Put Aside a Couple of Hours to Review Your Notes
I started my exam at 6 a.m. At around 2:30 a.m. I was done (except for the flag I never got). At this point, I reverted all the machines and started over strictly following my notes. The process should be fairly straightforward. It'll allow you to note anything you might have forgotten, or debug whatever is not making sense in what you wrote down. From 2:30 a.m. until about 5 a.m., I struggled with specific points I hadn't noted thoroughly enough. I could feel anxiety rise in my body as time passed by.
Proofread your report
Before submitting your report, make sure to proofread it carefully to catch any typos or mistakes. A well-written, error-free report is preferred, but most importantly, making sure all the code blocks and screenshots are there is what matters the most. Do not forget the proof/flags.
If I had known these things before taking the OSCP exam, I would have been better prepared and would have felt more relaxed during the whole exam process. If you are about to take this challenging exam, make sure to prioritize the Active Directory machine set, understand and test your report template, take detailed notes while going through the course material and exam, take breaks as needed and walk through your notes while you still have time to ensure you get the points. By following these tips, you will be on your way to passing the OSCP and becoming a seasoned cybersecurity professional.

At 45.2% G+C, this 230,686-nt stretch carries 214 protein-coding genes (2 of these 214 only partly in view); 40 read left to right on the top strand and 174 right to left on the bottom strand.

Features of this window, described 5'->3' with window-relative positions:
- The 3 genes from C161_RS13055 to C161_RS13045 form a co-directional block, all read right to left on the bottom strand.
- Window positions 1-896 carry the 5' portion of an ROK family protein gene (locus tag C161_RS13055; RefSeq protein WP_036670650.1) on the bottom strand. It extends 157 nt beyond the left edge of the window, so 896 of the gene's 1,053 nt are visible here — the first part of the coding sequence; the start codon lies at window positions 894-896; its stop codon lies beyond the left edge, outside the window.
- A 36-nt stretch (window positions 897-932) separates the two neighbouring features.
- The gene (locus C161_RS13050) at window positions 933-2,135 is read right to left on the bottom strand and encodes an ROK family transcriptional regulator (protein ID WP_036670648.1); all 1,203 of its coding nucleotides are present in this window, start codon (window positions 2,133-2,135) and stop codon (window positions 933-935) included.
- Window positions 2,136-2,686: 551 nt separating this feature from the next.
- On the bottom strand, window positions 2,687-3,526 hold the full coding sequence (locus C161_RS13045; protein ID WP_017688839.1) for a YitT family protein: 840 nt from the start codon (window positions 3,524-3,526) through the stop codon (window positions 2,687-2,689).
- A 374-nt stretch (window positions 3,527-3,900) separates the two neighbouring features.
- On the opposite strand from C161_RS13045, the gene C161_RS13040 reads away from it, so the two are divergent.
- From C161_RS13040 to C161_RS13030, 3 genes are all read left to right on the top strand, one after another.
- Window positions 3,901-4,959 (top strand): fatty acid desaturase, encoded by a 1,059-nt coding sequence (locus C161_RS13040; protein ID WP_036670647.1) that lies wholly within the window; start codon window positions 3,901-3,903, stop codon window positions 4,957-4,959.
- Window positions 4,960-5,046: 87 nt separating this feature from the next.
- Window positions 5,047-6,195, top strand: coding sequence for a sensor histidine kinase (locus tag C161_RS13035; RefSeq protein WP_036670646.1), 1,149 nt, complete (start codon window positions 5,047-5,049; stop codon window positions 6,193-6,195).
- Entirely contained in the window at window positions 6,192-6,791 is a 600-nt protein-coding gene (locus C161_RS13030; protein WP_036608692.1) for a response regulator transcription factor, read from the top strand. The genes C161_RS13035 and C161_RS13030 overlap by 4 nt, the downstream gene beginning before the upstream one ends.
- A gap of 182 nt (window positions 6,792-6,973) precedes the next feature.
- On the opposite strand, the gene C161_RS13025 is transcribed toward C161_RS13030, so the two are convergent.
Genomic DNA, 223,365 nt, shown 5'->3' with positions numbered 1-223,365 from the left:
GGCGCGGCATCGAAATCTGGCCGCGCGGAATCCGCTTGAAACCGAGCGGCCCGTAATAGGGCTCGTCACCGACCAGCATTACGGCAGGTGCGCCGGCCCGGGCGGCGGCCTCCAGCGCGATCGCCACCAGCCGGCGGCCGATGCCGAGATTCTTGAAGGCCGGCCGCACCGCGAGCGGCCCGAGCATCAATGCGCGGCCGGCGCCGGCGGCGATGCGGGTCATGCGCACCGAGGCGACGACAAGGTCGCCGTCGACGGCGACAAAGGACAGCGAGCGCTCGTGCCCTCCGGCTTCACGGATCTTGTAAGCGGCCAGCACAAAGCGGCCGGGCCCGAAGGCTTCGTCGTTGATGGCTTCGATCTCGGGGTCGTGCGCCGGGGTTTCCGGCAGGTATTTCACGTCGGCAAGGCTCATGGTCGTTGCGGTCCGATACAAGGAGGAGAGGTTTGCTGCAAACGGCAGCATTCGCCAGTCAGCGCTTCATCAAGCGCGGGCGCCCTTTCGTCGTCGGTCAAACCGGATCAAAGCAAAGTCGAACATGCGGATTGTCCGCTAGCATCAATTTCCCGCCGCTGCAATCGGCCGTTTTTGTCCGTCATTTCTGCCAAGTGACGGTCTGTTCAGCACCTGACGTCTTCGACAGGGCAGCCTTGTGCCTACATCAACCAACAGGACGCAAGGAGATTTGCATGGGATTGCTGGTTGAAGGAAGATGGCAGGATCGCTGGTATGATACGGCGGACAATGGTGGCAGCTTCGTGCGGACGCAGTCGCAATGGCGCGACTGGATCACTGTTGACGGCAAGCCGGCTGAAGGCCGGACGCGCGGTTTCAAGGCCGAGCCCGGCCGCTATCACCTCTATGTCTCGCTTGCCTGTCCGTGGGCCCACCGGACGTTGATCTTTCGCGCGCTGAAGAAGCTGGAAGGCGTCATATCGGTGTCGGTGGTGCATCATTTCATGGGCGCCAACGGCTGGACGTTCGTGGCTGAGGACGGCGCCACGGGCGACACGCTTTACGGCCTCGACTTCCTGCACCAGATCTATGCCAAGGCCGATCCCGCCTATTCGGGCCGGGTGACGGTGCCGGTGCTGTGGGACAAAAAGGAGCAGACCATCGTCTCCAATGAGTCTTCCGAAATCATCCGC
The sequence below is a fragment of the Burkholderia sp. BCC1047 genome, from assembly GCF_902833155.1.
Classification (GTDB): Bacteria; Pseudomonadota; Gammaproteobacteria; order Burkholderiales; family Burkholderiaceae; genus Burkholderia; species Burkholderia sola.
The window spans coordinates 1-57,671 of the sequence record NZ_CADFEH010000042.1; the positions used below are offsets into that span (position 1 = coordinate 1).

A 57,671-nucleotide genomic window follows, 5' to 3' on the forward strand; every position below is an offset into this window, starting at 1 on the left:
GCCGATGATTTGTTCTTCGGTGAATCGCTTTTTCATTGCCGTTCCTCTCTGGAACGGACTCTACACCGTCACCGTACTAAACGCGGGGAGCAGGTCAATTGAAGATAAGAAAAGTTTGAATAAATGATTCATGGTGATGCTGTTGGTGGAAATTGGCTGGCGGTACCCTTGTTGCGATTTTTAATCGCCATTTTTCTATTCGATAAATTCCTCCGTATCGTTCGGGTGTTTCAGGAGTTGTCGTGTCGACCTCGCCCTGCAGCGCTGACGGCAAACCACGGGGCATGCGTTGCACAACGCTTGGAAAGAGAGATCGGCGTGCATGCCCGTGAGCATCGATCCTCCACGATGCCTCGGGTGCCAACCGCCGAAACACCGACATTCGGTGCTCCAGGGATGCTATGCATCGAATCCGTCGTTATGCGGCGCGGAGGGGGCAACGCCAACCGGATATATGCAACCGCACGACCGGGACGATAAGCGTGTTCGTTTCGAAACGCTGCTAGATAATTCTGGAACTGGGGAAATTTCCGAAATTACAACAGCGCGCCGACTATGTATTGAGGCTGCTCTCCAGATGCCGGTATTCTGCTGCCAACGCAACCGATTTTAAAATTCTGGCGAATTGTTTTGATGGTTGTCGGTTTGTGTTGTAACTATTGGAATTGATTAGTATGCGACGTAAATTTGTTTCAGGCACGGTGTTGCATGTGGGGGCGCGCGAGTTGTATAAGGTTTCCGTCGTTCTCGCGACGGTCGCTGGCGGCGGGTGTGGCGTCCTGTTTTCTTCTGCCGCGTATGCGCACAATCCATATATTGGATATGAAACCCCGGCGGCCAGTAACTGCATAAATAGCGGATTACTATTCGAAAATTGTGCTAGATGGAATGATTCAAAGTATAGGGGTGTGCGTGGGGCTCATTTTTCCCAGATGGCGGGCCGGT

Let's Get In Touch
If you have any questions, or want to share your own experience about PEN-200/OSCP, join Offensive Security's Official Discord Server, or feel free to tag me on LinkedIn (in a public post, so we can share tips with everyone), let's connect! Keep in mind I can't talk in detail about the exam.
Note: The cover image was generated by myself through Midjourney, to make sure I was not using the copyrighted PEN-200 dragon head image. If you are from Offensive-Security and I shouldn't be doing this, get in touch through Linked In and I'll swap it for something else!